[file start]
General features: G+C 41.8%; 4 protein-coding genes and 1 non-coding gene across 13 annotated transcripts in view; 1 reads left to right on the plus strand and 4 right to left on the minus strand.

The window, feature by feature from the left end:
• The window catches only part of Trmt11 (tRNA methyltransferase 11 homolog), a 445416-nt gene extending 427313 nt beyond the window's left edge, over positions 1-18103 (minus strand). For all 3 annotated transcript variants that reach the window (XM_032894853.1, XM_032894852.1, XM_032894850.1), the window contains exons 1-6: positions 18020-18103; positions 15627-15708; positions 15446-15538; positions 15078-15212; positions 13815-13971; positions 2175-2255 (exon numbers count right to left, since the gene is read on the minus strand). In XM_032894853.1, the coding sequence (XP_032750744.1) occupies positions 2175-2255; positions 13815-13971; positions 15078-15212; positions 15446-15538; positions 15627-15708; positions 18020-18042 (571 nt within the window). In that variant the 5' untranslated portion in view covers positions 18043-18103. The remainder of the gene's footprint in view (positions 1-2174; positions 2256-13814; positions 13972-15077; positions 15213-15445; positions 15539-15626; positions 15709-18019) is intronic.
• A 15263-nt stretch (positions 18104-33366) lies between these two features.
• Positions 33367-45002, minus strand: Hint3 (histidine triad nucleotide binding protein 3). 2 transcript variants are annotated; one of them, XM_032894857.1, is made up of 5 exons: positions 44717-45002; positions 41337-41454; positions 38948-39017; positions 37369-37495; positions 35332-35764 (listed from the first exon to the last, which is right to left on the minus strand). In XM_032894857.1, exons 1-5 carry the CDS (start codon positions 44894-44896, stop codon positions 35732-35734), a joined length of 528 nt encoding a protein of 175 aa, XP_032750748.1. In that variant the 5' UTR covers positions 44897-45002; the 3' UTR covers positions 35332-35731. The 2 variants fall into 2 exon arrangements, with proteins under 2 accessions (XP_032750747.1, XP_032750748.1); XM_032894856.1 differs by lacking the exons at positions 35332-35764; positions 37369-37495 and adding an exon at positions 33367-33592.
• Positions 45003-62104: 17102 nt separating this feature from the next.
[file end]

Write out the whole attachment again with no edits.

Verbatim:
General features: G+C 41.8%; 4 protein-coding genes and 1 non-coding gene across 13 annotated transcripts in view; 1 reads left to right on the plus strand and 4 right to left on the minus strand.

The window, feature by feature from the left end:
• The window catches only part of Trmt11 (tRNA methyltransferase 11 homolog), a 445416-nt gene extending 427313 nt beyond the window's left edge, over positions 1-18103 (minus strand). For all 3 annotated transcript variants that reach the window (XM_032894853.1, XM_032894852.1, XM_032894850.1), the window contains exons 1-6: positions 18020-18103; positions 15627-15708; positions 15446-15538; positions 15078-15212; positions 13815-13971; positions 2175-2255 (exon numbers count right to left, since the gene is read on the minus strand). In XM_032894853.1, the coding sequence (XP_032750744.1) occupies positions 2175-2255; positions 13815-13971; positions 15078-15212; positions 15446-15538; positions 15627-15708; positions 18020-18042 (571 nt within the window). In that variant the 5' untranslated portion in view covers positions 18043-18103. The remainder of the gene's footprint in view (positions 1-2174; positions 2256-13814; positions 13972-15077; positions 15213-15445; positions 15539-15626; positions 15709-18019) is intronic.
• A 15263-nt stretch (positions 18104-33366) lies between these two features.
• Positions 33367-45002, minus strand: Hint3 (histidine triad nucleotide binding protein 3). 2 transcript variants are annotated; one of them, XM_032894857.1, is made up of 5 exons: positions 44717-45002; positions 41337-41454; positions 38948-39017; positions 37369-37495; positions 35332-35764 (listed from the first exon to the last, which is right to left on the minus strand). In XM_032894857.1, exons 1-5 carry the CDS (start codon positions 44894-44896, stop codon positions 35732-35734), a joined length of 528 nt encoding a protein of 175 aa, XP_032750748.1. In that variant the 5' UTR covers positions 44897-45002; the 3' UTR covers positions 35332-35731. The 2 variants fall into 2 exon arrangements, with proteins under 2 accessions (XP_032750747.1, XP_032750748.1); XM_032894856.1 differs by lacking the exons at positions 35332-35764; positions 37369-37495 and adding an exon at positions 33367-33592.
• Positions 45003-62104: 17102 nt separating this feature from the next.